Stoke the Oven

Here you'll find a discussion thread for each of the canonical and major non-canonical shovelglove moves. If you have questions or comments about any of these moves, just update the existing discussion for it. If you have a new move, add a new discussion (preferably with the name of your new move in the title). Ideally there will be just one discussion thread per move that everyone adds to, but it's no tragedy if a little bit of redundancy creeps in.
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reinhard
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Stoke the Oven

Post by reinhard » Fri Oct 12, 2007 8:45 pm

Post any questions/comments/concerns you have about this move here.

Official movement description at:

http://shovelglove.com/movements/stoke_oven/

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Paekious
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Post by Paekious » Wed Jan 09, 2008 1:49 pm

I do a variation on this that is a spartan (from "300") spear thrust. its my favorite move.
Does September count as an S-Day?
-My Wife

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reinhard
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Post by reinhard » Wed Jan 09, 2008 5:33 pm

Yeah, a lot of the moves have military analog (this one especially).

Speaking of Spartans, I'm just finishing up a teaching company course on the Peloponnesian War.

It's really quite excellent (and pricey, wait for it to go on sale for 70 bucks or get it for free from the library).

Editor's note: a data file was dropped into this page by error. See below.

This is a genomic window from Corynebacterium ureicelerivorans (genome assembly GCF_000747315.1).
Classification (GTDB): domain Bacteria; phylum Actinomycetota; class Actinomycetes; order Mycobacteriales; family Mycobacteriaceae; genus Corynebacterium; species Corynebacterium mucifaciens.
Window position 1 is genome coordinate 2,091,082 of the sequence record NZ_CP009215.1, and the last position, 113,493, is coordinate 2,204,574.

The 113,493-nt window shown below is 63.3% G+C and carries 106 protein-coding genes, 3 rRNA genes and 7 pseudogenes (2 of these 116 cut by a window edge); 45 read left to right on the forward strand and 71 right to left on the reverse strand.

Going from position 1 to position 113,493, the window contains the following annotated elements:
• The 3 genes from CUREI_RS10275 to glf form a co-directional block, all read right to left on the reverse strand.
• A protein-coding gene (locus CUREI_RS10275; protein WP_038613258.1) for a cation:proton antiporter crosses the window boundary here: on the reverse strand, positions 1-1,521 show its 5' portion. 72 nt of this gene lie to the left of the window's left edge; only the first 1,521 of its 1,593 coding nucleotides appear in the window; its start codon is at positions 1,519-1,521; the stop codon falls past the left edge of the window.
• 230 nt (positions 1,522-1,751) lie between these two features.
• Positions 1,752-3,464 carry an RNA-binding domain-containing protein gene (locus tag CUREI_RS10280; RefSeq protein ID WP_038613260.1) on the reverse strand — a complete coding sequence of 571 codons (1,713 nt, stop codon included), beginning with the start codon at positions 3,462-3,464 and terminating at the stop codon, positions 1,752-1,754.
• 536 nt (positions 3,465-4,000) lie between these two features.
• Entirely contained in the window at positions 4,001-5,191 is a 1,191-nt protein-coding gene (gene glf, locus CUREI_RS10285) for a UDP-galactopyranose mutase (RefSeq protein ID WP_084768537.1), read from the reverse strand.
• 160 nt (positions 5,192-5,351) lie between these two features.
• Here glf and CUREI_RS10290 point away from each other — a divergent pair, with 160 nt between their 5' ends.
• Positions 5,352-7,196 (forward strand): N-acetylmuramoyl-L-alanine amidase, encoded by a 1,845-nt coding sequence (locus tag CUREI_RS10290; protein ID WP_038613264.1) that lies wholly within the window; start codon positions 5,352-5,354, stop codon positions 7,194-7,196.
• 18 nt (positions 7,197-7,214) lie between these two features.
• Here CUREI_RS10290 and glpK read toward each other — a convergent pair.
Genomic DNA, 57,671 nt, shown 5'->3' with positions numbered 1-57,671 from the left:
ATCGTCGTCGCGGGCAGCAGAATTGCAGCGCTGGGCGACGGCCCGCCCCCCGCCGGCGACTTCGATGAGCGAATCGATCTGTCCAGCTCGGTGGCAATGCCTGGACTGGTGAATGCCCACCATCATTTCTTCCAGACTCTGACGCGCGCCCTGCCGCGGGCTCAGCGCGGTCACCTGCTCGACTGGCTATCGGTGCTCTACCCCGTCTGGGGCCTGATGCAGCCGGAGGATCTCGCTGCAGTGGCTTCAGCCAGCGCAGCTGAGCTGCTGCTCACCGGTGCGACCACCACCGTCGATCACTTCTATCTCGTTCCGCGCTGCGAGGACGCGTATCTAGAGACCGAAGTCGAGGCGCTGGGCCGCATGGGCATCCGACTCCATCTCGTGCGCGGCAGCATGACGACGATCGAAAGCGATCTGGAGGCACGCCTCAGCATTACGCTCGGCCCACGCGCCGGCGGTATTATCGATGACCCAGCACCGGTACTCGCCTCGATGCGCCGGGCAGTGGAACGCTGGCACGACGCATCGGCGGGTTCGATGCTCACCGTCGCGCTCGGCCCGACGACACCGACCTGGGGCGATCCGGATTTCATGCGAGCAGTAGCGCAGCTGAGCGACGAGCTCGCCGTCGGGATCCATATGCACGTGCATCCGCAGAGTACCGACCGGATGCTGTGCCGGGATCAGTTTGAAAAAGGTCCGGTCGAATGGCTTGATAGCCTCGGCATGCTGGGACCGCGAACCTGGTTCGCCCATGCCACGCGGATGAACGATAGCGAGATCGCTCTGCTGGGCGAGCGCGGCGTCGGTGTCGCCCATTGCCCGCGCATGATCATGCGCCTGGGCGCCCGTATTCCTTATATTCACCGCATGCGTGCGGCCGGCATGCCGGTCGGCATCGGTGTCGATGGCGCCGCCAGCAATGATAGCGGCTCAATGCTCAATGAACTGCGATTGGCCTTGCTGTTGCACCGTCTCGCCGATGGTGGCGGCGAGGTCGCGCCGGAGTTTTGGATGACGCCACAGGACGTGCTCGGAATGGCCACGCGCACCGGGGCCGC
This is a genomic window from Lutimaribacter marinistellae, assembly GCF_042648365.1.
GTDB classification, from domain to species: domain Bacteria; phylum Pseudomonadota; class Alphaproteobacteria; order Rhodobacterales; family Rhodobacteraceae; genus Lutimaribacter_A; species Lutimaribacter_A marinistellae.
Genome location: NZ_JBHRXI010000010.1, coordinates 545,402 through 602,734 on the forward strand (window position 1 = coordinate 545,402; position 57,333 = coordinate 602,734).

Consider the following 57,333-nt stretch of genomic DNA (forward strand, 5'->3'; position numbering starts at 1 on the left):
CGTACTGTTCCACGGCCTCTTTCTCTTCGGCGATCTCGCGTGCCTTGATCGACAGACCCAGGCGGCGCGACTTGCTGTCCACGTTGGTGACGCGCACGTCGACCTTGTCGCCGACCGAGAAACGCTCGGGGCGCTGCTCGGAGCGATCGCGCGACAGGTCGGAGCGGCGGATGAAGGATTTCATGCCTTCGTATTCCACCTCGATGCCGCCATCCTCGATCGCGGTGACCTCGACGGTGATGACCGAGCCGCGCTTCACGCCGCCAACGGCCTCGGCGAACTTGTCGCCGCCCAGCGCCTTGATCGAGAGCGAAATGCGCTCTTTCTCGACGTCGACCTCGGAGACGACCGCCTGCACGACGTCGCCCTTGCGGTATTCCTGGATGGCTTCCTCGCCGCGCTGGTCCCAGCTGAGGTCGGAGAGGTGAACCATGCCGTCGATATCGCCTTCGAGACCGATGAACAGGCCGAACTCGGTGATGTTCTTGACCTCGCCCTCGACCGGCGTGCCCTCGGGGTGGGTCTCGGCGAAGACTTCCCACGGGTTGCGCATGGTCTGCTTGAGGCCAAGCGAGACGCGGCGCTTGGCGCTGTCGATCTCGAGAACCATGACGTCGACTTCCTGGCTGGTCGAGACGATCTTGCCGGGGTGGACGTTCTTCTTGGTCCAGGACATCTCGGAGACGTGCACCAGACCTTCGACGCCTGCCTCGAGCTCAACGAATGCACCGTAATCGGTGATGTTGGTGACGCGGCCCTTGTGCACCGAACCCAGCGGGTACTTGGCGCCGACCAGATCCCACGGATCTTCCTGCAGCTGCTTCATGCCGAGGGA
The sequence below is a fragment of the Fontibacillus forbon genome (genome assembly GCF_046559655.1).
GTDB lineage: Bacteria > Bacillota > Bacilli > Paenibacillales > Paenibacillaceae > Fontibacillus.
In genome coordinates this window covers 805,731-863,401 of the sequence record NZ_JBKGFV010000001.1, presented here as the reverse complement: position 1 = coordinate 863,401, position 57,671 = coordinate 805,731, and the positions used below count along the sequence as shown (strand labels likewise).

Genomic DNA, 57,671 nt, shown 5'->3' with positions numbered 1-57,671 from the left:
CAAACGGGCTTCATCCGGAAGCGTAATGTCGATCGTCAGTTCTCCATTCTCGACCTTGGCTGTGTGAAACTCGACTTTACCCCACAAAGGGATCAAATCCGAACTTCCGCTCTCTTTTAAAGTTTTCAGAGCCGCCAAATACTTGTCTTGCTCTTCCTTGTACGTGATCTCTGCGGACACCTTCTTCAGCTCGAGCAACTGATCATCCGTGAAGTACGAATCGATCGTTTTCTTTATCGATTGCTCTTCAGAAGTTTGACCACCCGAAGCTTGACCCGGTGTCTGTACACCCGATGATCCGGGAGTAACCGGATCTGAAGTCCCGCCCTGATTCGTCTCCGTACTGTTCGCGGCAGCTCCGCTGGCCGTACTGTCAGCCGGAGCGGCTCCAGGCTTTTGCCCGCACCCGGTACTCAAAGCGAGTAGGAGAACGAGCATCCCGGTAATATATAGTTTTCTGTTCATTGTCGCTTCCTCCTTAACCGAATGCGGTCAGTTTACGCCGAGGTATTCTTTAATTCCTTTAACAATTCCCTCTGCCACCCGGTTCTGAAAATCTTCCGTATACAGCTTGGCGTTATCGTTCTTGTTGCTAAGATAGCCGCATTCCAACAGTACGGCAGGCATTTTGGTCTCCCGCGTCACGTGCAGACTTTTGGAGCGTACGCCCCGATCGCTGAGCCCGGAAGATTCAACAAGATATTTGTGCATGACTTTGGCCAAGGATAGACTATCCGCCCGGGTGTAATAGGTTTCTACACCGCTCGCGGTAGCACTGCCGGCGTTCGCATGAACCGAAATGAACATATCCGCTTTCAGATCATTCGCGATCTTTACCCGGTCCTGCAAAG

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sgtrock
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Post by sgtrock » Sat Mar 01, 2008 2:53 am

I showed my wife this move tonight and she in turn taught me a wonderful variation. Squat deep on the pull back and pop up as you thrust on the 45-degree angle.

She called it Spear the Horseman and it captures the move perfectly. :)

I love this variant. Works the whole body at once. We'll be doing it regularly.

As a side note, we tend to squat deep when doing Churn the Butter and Tuck Bales also. I just didn't think about adding it to this move. What a great feeling!
"It does not matter how slowly you go so long as you do not stop." -- Confucius, an early Everyday Systems pioneer

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reinhard
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Post by reinhard » Mon Mar 03, 2008 10:06 pm

That is a nice idea... simple, whole body, and with a direct "historical" analogy.


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Post by Nexquietus » Mon Mar 31, 2008 11:31 pm

I dig the spear image. Better than workin on a train, heh heh.

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reinhard
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Post by reinhard » Thu Apr 03, 2008 3:11 pm

Hey, there's dignity in manual labor -- at least as much as in killing people, I think.

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sgtrock
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Post by sgtrock » Thu Apr 17, 2008 7:25 pm

Somehow working on a train doesn't have the same primal appeal after a day of dealing with co-workers and bosses... :twisted:
"It does not matter how slowly you go so long as you do not stop." -- Confucius, an early Everyday Systems pioneer

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